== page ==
“Future shock is the shattering stress and disorientation that we induce in individuals by subjecting them to too much change in too short a time.”  Alvin Toffler 1970

Some people welcome change as a challenge and embrace the adventures it provides, while others resist it as threatening and disruptive. In addition to differences in temperament, some people gain from specific changes while others lose. Starting with the industrial revolution in the mid eighteenth century, the worlds’ economic life has undergone dramatic changes that continue to this day. As a result the average family’s material well-being has sky rocketed to unbelievable heights. But in the process equally troublesome changes were imposed on almost everyone. To maintain (or regain) public support for the policies that allow these beneficial but disruptive changes, we need to carefully consider what policies would ease or compensate for the costs that often accompany them.

Across the world the standard of living saw virtually no change for thousands of years. Starting with the industrial revolution 250 years ago incomes and individual welfare have exploded. From $712 in 1820, world annual GDP per person shot up to $7,814 by 2010 (in 1990 dollars). The number of people living in extreme poverty, which peaked at 2.2 billion in 1970, has been cut in half since then. The percent of the world’s population living on less than $2 a day has plunged from 61% in 1980 to 13% in 2012.[1]

These dramatic gains are the result of increases in what each person was able to produce. Individual output has dramatically increased in the last several centuries because trade has allowed more specialized and productive ways of organizing work to serve larger markets (factories, etc) supported by new technologies (including improvements in public health and medicine) and better transportation infrastructure. We might summarize these factors as expansions of product markets because of cheaper and freer trade, improved labor output from freer labor mobility to move to the best paying jobs and better tools from investments in technical innovation. If we extend these factors across national boundaries we call these “globalization,” “immigration” and “technical innovation.”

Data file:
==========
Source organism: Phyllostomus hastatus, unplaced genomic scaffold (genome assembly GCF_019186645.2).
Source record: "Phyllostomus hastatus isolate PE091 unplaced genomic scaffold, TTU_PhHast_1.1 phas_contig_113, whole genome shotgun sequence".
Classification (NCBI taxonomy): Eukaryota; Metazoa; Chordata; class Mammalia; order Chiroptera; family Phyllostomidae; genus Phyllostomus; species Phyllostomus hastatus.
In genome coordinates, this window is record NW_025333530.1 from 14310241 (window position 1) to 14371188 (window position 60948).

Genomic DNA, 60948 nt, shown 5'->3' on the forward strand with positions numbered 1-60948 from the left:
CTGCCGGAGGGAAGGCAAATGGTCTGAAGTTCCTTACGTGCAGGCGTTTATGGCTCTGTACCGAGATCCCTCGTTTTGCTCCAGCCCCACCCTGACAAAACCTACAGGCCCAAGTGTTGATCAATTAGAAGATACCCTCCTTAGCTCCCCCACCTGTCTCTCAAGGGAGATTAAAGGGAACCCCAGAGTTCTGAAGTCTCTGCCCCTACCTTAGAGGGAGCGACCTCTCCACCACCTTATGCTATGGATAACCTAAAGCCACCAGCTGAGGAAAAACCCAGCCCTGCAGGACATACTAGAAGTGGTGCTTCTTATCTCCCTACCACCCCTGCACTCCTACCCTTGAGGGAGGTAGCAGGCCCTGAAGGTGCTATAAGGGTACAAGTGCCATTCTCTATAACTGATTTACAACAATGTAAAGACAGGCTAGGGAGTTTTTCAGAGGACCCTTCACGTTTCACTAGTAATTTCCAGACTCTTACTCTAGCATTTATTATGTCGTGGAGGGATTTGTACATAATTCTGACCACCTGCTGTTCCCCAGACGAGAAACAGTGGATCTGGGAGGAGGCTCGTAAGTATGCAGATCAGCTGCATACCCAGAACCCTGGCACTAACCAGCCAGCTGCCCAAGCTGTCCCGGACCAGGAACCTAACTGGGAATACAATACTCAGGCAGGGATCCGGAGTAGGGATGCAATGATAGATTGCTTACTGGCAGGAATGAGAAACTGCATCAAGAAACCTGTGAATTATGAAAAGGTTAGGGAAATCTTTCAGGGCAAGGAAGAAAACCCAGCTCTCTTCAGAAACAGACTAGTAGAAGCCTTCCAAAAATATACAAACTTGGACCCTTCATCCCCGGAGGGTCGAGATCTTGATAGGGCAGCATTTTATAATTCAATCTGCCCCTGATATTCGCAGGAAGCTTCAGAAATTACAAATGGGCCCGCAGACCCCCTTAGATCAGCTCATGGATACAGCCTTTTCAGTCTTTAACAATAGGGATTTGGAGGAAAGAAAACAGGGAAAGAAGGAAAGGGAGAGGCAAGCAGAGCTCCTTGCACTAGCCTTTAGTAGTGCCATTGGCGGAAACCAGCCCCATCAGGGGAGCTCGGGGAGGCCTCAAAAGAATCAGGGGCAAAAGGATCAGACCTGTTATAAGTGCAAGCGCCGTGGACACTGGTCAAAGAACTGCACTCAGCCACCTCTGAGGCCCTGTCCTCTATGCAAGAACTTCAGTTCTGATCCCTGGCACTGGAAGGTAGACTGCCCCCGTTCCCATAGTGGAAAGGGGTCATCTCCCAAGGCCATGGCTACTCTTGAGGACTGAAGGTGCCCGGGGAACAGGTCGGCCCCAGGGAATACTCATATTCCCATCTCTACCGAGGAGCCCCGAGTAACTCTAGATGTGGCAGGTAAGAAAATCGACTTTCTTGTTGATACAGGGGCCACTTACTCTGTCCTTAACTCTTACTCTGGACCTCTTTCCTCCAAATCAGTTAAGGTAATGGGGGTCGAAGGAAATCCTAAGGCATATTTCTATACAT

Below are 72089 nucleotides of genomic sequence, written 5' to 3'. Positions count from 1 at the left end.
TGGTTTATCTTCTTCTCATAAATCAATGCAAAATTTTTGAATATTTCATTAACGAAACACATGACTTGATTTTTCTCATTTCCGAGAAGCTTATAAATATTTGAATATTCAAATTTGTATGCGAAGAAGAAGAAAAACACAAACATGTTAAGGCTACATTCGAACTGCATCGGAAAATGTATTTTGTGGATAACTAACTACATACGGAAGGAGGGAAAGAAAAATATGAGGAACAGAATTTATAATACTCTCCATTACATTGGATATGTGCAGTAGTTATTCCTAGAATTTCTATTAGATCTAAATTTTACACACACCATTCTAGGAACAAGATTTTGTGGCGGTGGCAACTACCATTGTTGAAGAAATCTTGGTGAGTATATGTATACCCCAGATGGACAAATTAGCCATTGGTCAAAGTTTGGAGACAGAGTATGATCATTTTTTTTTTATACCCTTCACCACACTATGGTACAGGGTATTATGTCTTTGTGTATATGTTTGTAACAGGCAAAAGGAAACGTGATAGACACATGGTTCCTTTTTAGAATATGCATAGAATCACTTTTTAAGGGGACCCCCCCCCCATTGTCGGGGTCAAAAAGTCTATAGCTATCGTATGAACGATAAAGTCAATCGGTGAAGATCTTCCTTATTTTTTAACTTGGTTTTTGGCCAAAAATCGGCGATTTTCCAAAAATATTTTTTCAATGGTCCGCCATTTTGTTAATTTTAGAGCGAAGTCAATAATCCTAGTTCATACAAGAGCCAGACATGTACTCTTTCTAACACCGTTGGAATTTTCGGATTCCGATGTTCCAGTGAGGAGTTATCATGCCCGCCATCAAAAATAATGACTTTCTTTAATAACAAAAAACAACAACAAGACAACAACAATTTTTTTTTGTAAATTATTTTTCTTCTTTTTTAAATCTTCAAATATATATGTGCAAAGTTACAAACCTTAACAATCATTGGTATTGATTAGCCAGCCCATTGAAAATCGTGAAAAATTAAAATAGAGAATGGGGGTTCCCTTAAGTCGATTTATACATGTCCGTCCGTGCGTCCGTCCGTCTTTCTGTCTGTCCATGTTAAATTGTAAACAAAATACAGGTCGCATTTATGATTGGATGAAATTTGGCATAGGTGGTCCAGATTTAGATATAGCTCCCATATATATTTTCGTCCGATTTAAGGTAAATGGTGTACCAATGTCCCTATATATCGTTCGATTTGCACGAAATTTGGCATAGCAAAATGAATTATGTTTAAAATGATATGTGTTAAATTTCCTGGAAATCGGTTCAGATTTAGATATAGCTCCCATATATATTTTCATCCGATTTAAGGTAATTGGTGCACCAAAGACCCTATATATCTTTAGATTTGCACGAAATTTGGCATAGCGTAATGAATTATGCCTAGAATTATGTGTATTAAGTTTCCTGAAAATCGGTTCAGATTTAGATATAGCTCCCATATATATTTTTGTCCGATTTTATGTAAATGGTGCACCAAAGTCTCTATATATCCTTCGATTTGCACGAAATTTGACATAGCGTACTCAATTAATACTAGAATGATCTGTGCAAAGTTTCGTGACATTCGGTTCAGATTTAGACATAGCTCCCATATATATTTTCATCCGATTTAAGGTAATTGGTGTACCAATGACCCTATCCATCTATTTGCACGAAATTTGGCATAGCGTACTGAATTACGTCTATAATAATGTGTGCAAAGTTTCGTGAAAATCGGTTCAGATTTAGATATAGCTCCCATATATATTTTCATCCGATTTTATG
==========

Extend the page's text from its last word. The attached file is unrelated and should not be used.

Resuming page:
On average, the world’s population has benefited enormously from each of these, i.e., from “globalization,” “immigration” and “technology.” But each of these has also disrupted the status quo, imposing sometimes-painful adjustments on business owners and workers whose products or skills are no longer wanted or needed, not to mention many misstarts and failure along the way.

Those who have lost jobs to technical innovations, cheaper imports, or immigrants are understandably unhappy at the changes, though in the longer run better, higher paying jobs may have been created in the process. Donald Trump’s promise of a Mexican wall and high tariffs on Chinese imports seem to resonate with many of these people. Given the enormous, widely shared benefits from globalization, immigration and technology, it is very desirable to adopt policies and approaches to promoting these activities that minimize and mitigate their damage to specific individuals. I will lightly touch on this need with regard to globalization and technology as a prelude to the particularly challenging issue of immigration.

Technology: While displaced workers have long complained about the hardships imposed on them by improved technology (though manufacturing output in the U.S. is at an all time high, improved productivity has resulted in a continual decline in manufacturing employment), the benefits to society as a whole are so obvious that few would propose freezing or slowing technological progress in order to protect their jobs. Of course, the adoption of new technologies concerns more than its impact on employment (e.g. public safety) but the case for allowing such progress basically makes itself. Instead we attempt to ease the transition to the skills needed for newer jobs through adapting educational programs and adopting retraining programs to the changing employment needs (though firms tend to do a better job providing such training themselves than does the government) while providing temporary unemployment compensation.